Cover image for Chickens in the road : an adventure in ordinary splendor
Chickens in the road : an adventure in ordinary splendor
McMinn, Suzanne.
Personal Author:
First edition.
Publication Information:
San Francisco : HarperOne, 2013.
Physical Description:
xii, 305 pages : color illustrations ; 24 cm
"Craving a life that would connect her to the earth and her family roots, McMinn packed up her three kids, left her husband and her sterile suburban existence behind, and moved to rural West Virginia. Amid the rough landscape and beauty of this rural mountain country, she pursues a natural lifestyle filled with chickens, goats, sheep--and no pizza delivery"
General Note:
Includes index.
Personal Subject:

Format :


Call Number
Material Type
Home Location
Eden Library F294.W25 M35 2013 Adult Non-Fiction Open Shelf

On Order



"It was a cold late autumn day when I brought my children to live in rural West Virginia. The farmhouse was one hundred years old, there was already snow on the ground, and the heat was sparse--as was the insulation. The floors weren't even, either. My then-twelve-year-old son walked in the door and said, 'You've brought us to this slanted little house to die.'"

Thus begins former romance writer Suzanne McMinn's wild ride into self-sustainable living halfway up a hill on one of the most remote dirt roads in West Virginia, with a cast including her children, an enigmatic partner, the "rural neighborhood" of quirky characters, and a whole slew of ridiculous and uncooperative farm animals. An unlikely adventurer, the suburban-born-and-bred author tackles one daunting challenge after another on her new forty-acre farm, from hatching chickens and milking a cow to herding sheep and making her own cheese. Whether she's trying to convince a goat to accept its baby or just get her ornery neighbor to move over and let her pass on the road, every page of her adventure is fraught with laughter, passion, drama, and the risk of losing it all before she figures out why she's doing it in the first place. And when she does lose it all, she discovers a triumph she never expected--along with the truth for which she'd been searching all along.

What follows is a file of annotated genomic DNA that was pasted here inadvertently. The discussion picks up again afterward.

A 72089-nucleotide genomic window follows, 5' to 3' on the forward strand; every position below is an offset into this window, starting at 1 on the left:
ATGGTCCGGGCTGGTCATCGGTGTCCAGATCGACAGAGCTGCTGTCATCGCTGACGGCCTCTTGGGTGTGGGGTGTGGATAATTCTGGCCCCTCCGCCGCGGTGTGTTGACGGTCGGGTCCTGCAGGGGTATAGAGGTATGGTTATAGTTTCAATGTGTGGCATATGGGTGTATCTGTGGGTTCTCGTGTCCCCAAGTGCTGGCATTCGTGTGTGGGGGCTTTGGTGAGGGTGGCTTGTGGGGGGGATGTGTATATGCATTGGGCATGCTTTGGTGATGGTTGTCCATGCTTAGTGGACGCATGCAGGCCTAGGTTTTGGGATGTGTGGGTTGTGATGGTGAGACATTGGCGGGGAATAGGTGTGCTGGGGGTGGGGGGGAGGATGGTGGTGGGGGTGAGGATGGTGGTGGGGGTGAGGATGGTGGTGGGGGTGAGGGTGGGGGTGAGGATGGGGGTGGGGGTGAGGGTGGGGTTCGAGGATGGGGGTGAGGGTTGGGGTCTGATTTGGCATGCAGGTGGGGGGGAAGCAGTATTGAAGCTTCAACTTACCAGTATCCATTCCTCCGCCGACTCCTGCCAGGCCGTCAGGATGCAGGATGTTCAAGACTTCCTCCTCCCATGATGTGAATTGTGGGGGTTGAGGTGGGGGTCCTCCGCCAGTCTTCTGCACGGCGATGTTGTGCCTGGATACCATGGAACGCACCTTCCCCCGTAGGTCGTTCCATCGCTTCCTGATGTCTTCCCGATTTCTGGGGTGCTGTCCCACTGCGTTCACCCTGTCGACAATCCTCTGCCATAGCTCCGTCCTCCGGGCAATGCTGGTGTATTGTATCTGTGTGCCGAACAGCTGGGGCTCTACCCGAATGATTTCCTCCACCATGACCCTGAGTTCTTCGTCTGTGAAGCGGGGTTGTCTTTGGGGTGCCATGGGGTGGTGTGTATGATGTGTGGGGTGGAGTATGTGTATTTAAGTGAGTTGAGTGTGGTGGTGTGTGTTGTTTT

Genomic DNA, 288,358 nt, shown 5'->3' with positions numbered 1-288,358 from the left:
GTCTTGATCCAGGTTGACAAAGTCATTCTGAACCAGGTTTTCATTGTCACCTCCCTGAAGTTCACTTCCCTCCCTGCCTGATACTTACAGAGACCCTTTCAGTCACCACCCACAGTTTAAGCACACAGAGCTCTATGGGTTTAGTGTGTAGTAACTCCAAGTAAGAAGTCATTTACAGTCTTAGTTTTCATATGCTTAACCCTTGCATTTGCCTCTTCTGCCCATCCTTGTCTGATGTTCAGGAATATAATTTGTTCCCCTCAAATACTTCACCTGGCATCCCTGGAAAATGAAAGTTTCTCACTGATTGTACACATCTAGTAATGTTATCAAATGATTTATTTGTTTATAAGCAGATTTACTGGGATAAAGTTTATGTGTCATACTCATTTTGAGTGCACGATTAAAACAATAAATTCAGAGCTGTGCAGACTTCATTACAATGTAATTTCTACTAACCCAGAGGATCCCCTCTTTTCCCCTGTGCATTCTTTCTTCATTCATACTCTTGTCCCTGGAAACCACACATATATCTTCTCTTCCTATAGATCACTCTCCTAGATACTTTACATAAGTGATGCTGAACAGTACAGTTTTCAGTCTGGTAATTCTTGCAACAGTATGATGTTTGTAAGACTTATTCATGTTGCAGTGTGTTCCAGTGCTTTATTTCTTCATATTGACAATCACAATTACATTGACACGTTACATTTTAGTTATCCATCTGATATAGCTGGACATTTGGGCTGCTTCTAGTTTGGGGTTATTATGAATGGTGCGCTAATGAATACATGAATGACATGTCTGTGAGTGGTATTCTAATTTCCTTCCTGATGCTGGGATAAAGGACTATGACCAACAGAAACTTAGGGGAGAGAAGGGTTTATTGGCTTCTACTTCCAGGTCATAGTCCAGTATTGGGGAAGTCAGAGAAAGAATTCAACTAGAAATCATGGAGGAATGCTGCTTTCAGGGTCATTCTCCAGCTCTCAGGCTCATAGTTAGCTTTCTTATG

Reviews 3

Booklist Review

In her candid memoir, its title taken from her popular personal website, romance author McMinn chronicles a major life change. McMinn's nomadic childhood deprived her of all but the shallowest of roots, set in a West Virginia farm owned by her father's family that she came to love during summer visits. Many years later, when presented with the opportunity to relocate, McMinn decided to follow her heart and head back to the hollers. With three reluctant children and a seemingly reliable lover in tow, McMinn began to build the farm of her dreams, but nothing went quite as planned. Writing with the keen attention to detail of the seasoned author she is, McMinn relates the unexpected challenges that came along. Her honesty is matched only by her desire to both take full responsibility for her failures and share the glow of her successes. The recipes and craft how-to's provided at the end of the book open the door for all readers, experienced or green, to get a little taste of country life.--Peckham, Amber Copyright 2010 Booklist